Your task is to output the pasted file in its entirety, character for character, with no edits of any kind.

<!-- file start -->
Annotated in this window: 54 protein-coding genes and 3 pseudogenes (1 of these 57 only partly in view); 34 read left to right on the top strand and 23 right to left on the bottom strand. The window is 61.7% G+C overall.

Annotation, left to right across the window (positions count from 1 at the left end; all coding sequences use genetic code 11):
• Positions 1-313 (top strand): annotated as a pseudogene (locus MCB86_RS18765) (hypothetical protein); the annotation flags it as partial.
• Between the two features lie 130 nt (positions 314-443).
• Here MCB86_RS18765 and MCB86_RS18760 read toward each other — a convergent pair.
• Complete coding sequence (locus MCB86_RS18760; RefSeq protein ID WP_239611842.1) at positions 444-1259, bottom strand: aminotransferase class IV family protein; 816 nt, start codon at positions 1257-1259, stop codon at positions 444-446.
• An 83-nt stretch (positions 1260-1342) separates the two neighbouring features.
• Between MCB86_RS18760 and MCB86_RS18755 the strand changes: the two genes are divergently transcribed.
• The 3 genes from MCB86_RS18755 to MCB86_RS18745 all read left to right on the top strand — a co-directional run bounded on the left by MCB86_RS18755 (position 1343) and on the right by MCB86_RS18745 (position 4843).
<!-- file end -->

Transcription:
Annotated in this window: 54 protein-coding genes and 3 pseudogenes (1 of these 57 only partly in view); 34 read left to right on the top strand and 23 right to left on the bottom strand. The window is 61.7% G+C overall.

Annotation, left to right across the window (positions count from 1 at the left end; all coding sequences use genetic code 11):
• Positions 1-313 (top strand): annotated as a pseudogene (locus MCB86_RS18765) (hypothetical protein); the annotation flags it as partial.
• Between the two features lie 130 nt (positions 314-443).
• Here MCB86_RS18765 and MCB86_RS18760 read toward each other — a convergent pair.
• Complete coding sequence (locus MCB86_RS18760; RefSeq protein ID WP_239611842.1) at positions 444-1259, bottom strand: aminotransferase class IV family protein; 816 nt, start codon at positions 1257-1259, stop codon at positions 444-446.
• An 83-nt stretch (positions 1260-1342) separates the two neighbouring features.
• Between MCB86_RS18760 and MCB86_RS18755 the strand changes: the two genes are divergently transcribed.
• The 3 genes from MCB86_RS18755 to MCB86_RS18745 all read left to right on the top strand — a co-directional run bounded on the left by MCB86_RS18755 (position 1343) and on the right by MCB86_RS18745 (position 4843).